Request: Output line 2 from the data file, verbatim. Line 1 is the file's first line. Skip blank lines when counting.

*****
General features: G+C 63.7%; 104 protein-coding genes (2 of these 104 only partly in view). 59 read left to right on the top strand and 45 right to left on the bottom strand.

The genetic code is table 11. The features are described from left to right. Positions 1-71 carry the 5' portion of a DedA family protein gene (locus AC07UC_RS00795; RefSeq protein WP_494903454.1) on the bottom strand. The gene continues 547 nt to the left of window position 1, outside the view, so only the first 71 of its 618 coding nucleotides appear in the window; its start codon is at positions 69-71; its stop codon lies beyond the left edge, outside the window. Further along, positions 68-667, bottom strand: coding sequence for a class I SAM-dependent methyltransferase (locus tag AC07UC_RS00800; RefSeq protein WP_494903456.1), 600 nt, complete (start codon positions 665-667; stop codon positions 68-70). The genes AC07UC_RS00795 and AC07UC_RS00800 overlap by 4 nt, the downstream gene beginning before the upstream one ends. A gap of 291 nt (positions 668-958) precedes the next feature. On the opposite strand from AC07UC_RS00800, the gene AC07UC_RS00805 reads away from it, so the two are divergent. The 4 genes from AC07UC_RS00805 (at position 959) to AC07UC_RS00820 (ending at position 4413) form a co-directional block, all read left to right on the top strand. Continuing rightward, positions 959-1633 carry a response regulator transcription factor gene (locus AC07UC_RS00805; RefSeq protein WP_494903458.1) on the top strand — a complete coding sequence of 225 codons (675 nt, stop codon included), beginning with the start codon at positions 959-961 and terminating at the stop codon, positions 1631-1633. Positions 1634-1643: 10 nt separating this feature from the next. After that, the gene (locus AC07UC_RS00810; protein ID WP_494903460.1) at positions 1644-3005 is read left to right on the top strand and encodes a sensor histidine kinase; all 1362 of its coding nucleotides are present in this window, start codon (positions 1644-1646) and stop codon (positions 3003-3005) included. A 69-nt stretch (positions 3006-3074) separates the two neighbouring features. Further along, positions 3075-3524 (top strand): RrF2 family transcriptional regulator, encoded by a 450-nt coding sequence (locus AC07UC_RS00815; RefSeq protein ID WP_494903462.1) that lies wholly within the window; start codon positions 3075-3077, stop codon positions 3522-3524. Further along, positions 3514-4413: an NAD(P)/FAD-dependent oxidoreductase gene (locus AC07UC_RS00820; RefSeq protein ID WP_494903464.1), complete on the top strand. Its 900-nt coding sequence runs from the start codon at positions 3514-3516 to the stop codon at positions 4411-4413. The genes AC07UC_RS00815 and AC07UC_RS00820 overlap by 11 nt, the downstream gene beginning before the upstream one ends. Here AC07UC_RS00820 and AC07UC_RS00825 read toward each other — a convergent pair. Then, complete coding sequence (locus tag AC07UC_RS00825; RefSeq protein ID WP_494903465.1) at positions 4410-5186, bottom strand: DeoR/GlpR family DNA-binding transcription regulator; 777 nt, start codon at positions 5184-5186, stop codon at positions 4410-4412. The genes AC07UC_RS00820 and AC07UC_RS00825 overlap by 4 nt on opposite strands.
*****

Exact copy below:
The genetic code is table 11. The features are described from left to right. Positions 1-71 carry the 5' portion of a DedA family protein gene (locus AC07UC_RS00795; RefSeq protein WP_494903454.1) on the bottom strand. The gene continues 547 nt to the left of window position 1, outside the view, so only the first 71 of its 618 coding nucleotides appear in the window; its start codon is at positions 69-71; its stop codon lies beyond the left edge, outside the window. Further along, positions 68-667, bottom strand: coding sequence for a class I SAM-dependent methyltransferase (locus tag AC07UC_RS00800; RefSeq protein WP_494903456.1), 600 nt, complete (start codon positions 665-667; stop codon positions 68-70). The genes AC07UC_RS00795 and AC07UC_RS00800 overlap by 4 nt, the downstream gene beginning before the upstream one ends. A gap of 291 nt (positions 668-958) precedes the next feature. On the opposite strand from AC07UC_RS00800, the gene AC07UC_RS00805 reads away from it, so the two are divergent. The 4 genes from AC07UC_RS00805 (at position 959) to AC07UC_RS00820 (ending at position 4413) form a co-directional block, all read left to right on the top strand. Continuing rightward, positions 959-1633 carry a response regulator transcription factor gene (locus AC07UC_RS00805; RefSeq protein WP_494903458.1) on the top strand — a complete coding sequence of 225 codons (675 nt, stop codon included), beginning with the start codon at positions 959-961 and terminating at the stop codon, positions 1631-1633. Positions 1634-1643: 10 nt separating this feature from the next. After that, the gene (locus AC07UC_RS00810; protein ID WP_494903460.1) at positions 1644-3005 is read left to right on the top strand and encodes a sensor histidine kinase; all 1362 of its coding nucleotides are present in this window, start codon (positions 1644-1646) and stop codon (positions 3003-3005) included. A 69-nt stretch (positions 3006-3074) separates the two neighbouring features. Further along, positions 3075-3524 (top strand): RrF2 family transcriptional regulator, encoded by a 450-nt coding sequence (locus AC07UC_RS00815; RefSeq protein ID WP_494903462.1) that lies wholly within the window; start codon positions 3075-3077, stop codon positions 3522-3524. Further along, positions 3514-4413: an NAD(P)/FAD-dependent oxidoreductase gene (locus AC07UC_RS00820; RefSeq protein ID WP_494903464.1), complete on the top strand. Its 900-nt coding sequence runs from the start codon at positions 3514-3516 to the stop codon at positions 4411-4413. The genes AC07UC_RS00815 and AC07UC_RS00820 overlap by 11 nt, the downstream gene beginning before the upstream one ends. Here AC07UC_RS00820 and AC07UC_RS00825 read toward each other — a convergent pair. Then, complete coding sequence (locus tag AC07UC_RS00825; RefSeq protein ID WP_494903465.1) at positions 4410-5186, bottom strand: DeoR/GlpR family DNA-binding transcription regulator; 777 nt, start codon at positions 5184-5186, stop codon at positions 4410-4412. The genes AC07UC_RS00820 and AC07UC_RS00825 overlap by 4 nt on opposite strands.